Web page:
July 07, 2015
Jerry Gabriel’s second collection of fiction, The Let Go (Queens Ferry Press, April 2015) is old school. The reader is transported back to a golden age of the long, simmering short story, with its distinctly American milieu—the working class rust belt, boys at the cusp of adulthood, simmering cold war politics. As writer Charles Baxter notes, Gabriel’s characters are “barely hanging on and fear the let go”—of jobs, of identity, of innocence. And yet it’s hard not to feel the affection Gabriel has for them. The collection is less a suicide note of the American dream than a love letter to the tenacity of those caught it its clutches.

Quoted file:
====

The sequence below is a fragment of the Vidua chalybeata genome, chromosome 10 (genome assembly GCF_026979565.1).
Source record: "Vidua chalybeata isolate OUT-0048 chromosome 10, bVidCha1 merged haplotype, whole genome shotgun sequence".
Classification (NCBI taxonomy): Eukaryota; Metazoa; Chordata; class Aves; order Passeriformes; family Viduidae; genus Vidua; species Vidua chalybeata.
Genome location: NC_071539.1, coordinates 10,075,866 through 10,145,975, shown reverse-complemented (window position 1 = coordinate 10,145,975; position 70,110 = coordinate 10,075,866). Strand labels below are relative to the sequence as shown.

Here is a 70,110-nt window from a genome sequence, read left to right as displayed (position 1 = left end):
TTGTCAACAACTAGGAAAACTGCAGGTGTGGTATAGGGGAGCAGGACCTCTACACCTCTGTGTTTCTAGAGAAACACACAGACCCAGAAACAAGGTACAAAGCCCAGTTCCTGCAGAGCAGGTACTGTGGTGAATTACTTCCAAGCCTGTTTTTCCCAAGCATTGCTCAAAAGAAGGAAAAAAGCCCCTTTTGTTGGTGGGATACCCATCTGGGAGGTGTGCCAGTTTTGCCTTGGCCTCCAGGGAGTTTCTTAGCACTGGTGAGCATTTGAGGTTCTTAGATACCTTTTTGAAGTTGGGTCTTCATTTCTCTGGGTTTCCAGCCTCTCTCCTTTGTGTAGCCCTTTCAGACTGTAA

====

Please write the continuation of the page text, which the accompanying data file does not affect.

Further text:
JEN MICHALSKI: The first thing that struck me after finishing The Let Go (and this is something my girlfriend points out to me all the time, for I do the same thing in my writing), is that, in addition to their mid-western milieu, so many of your characters are at the cusp of manhood (late adolescence or early twenties). Do you feel that your own crossover into adulthood had an impact on your writing life that is reflected in your choice of younger protagonists, or do you feel you are finally at a safe, wise distance to examine the folly of youth (and too close to write about, say, parenthood and mid-life). Or is it something else completely that drives you towards the troubled young souls in your work?